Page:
Inbound Out Of Customs

Inbound Out Of Customs: Your Package Is Coming

Inbound out of customs, I am sure you have read this before and perhaps at first you didn’t know exactly what that means. But you soon found out that it’s the best news you can receive when you are desperately expecting a package from overseas.

Basically, inbound out of customs means that your package has been released from customs to the USPS and it is being delivered to you. If the term is Outbound, that would mean that the package you sent has passed through customs and it’s on its way to another country.

What Do Customs Do?

But what exactly happens to your package or mail while it is in customs, what happens behind those closed doors. I am sure you have asked yourself that question at least a couple of times, and I will try to give you some information about that in the rest of this article.

A Little Bit Of Statistics

In the last year, around 650 million pieces of international mail went through the customs to enter the United States, coming from foreign countries. Almost all of this immense quantity of mail is accepted into the US through one of its five International Service Centers (ISC). Those are located in Chicago, Los Angeles, Miami, New York and San Francisco.

How Does The Process Work?

So here is how the process works, although there are special circumstance in which mail has to be handled in a specific way, most of the times the process works something like this. International mail in most cases ends up arriving at airports aboard certain inbound commercial carrier flights. When this thing happens, on the ground we have something called ground handlers (here, it depends a lot on the time the mail arrives at and on some different other factors, but these ground handles are usually either employees of the airline that delivered the mail, or, in other cases, outside contractors that are employed by the airlines).

What Do They Do?

These people are tasked with unloading the receptacles that contain mails and packages from inside the airplanes. Then, these same people take the mail and they take it to these ISC center that I mentioned above. While all these operations may sound sort of trivial, they are actually very important and they have to be done under a high degree of security. Also, they are usually the responsibility of the postal operators in the countries where the mail originated from. And in order to do that, these postal operators have to come to agreements with the respective airlines and ground handlers.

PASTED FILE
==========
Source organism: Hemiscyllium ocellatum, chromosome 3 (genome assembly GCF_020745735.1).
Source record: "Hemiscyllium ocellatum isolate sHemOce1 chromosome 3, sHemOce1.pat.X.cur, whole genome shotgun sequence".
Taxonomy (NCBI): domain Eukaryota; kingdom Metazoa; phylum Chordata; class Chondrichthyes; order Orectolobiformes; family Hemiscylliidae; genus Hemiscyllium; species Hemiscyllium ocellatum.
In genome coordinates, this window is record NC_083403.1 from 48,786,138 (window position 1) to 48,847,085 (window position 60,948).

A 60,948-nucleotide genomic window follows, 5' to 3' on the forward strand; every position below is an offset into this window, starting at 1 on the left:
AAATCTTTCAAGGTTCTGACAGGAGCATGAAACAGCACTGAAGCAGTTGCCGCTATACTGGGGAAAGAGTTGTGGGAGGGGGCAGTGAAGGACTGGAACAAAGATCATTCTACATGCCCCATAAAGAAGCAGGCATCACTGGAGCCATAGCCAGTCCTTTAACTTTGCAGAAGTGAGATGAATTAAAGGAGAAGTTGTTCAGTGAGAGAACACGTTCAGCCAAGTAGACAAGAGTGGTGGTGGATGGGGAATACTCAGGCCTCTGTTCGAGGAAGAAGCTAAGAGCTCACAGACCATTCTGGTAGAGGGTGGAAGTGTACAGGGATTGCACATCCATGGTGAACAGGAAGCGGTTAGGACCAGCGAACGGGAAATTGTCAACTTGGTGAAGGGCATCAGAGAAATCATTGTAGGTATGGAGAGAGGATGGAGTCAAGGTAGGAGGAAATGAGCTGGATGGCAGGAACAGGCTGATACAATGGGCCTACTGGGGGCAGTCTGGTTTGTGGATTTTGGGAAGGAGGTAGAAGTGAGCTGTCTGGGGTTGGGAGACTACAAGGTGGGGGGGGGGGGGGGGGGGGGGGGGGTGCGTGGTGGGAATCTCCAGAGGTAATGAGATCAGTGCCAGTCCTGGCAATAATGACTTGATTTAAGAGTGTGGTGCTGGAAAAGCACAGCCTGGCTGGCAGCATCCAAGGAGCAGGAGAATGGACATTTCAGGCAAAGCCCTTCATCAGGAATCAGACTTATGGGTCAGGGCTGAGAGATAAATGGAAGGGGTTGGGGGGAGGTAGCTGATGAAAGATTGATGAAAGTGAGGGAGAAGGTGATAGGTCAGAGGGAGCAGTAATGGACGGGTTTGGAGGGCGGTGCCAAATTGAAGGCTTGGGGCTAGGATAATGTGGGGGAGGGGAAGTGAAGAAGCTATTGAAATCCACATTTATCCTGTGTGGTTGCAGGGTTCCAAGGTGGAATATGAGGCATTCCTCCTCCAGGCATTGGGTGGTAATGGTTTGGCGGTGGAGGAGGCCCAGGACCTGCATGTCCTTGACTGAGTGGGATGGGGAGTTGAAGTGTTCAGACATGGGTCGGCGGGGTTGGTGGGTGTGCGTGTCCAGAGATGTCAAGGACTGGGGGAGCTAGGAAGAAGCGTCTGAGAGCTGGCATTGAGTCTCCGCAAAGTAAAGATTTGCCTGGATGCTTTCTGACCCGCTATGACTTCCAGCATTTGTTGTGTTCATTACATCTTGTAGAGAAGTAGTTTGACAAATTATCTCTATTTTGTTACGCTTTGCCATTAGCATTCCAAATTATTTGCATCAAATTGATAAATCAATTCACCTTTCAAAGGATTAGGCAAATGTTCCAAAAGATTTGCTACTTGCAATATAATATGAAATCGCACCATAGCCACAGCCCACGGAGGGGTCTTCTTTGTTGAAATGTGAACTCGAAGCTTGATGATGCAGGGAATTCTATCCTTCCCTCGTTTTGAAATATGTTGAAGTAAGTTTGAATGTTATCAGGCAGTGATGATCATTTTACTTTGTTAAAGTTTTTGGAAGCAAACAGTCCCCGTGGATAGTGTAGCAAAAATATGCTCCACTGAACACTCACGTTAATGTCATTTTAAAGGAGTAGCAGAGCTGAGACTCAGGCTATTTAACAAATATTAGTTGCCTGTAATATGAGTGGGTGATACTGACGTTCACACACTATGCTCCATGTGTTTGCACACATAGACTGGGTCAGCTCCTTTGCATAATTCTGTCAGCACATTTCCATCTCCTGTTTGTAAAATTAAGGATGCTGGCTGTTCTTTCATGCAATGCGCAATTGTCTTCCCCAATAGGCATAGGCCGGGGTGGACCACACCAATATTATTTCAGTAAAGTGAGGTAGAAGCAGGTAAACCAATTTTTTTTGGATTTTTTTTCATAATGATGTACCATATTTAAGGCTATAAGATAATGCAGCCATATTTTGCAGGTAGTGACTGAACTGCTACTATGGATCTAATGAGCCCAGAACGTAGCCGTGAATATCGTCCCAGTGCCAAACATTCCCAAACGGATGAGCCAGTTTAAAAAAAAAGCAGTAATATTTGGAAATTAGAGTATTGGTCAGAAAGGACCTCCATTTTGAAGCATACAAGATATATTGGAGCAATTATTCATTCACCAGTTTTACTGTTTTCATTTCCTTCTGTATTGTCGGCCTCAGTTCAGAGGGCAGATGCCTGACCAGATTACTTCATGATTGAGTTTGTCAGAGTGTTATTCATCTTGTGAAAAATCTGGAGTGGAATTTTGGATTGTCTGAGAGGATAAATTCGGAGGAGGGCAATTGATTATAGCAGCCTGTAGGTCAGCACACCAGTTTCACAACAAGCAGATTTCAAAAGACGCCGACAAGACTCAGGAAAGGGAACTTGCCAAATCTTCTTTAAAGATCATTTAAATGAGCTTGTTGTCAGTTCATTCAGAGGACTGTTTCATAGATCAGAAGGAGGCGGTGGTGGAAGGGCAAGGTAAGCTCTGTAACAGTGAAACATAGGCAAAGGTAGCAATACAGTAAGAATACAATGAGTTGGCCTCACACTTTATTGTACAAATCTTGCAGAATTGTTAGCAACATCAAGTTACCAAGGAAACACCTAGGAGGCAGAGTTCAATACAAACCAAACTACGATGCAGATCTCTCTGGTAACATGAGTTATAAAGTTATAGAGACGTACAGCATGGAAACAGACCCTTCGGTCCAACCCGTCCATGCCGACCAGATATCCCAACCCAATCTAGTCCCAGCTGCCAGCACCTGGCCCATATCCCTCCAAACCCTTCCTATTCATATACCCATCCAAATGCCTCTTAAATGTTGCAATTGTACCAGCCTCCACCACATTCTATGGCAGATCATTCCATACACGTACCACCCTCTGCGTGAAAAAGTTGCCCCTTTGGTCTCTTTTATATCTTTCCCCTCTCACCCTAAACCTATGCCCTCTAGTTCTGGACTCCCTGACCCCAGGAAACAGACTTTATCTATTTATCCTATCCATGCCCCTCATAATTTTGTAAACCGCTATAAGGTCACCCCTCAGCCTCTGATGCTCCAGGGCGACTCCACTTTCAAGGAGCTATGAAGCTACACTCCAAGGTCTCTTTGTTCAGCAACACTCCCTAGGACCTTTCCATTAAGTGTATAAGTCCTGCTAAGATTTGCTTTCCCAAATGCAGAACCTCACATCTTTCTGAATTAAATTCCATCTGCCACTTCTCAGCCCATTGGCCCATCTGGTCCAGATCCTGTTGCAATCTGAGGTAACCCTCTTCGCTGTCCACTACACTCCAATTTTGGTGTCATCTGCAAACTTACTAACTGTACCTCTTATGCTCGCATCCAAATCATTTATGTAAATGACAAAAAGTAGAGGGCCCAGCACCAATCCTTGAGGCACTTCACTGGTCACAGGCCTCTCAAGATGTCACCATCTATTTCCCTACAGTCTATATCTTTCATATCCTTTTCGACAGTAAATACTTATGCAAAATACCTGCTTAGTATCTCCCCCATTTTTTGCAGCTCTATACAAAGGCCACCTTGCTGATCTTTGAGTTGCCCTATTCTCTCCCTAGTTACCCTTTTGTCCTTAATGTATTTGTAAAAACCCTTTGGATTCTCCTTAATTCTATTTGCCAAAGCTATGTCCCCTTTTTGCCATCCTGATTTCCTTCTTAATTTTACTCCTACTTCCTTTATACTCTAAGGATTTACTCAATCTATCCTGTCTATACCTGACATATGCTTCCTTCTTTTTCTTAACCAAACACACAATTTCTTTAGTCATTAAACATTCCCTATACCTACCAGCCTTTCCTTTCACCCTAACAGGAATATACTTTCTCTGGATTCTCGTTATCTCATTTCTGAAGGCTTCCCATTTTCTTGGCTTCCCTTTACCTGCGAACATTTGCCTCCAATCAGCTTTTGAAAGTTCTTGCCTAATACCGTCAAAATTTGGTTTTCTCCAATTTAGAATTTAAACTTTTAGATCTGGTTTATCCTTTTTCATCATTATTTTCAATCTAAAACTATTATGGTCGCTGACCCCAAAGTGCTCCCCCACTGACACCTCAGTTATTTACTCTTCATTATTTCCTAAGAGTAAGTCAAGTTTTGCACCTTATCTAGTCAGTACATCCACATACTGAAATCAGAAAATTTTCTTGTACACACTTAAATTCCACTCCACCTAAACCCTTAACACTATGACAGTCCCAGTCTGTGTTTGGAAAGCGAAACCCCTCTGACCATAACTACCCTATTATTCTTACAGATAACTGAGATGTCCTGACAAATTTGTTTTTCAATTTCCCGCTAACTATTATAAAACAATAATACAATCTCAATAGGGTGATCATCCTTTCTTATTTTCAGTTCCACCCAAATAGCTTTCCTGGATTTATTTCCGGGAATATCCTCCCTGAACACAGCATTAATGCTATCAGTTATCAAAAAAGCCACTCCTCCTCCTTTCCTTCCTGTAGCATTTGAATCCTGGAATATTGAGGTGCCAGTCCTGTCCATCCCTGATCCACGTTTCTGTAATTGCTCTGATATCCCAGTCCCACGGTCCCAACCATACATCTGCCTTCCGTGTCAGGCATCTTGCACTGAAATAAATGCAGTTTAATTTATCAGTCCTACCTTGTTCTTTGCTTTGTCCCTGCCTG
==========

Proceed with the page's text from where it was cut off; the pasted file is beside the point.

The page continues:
Documents Are Key

USPS employees are there in order to verify and monitor what the status of these international mail receptacles is. And they have to do this by completing reports that have become known under the name of ramp reports. Based upon these documents, anybody can find out instantly information about the mail, such as when it was sent, when it was scanned and assigned to a certain flight in its country of origin. Alongside this, you can also find the country where it came from, the airline on which it came on and the exact content and number of receptacles that are supposed to be brought to the ISC.

Final Verification

Then the mail goes through a process of verification, X-ray machines and other things like that, in order to make sure that it does not post any dangers for the postal workers that are handling it and eventually for the people that receive it. This is done in secure buildings and with the outmost care. And, as I am sure everybody knows, nobody is allowed to actually open your mail, that is confidential and opening it and breaching that trust is actually a federal felony. So checking your mail does not mean checking the actual contents of that mail, but the technical aspects of the mailing process and the safety of the packages.

Then and only then does mail enter into the final phase, where it is approved for the final delivery and can reach its original destination. If irregularities are found in the ramp reports or on the envelopes, or if the postal employees discover that the mail is eligible to poses certain risks, this process can take longer.

Now It Is Ready

In the end, almost all of the mail reaches its intended destination. So as you can see, there is an entire complicated process in order for your mail to get through customs and reach you, and that is why, when you receive the information that your package or mail is inbound out of customs, you should appreciate all the effort and the hard work it took for it to arrive safely where it was supposed to.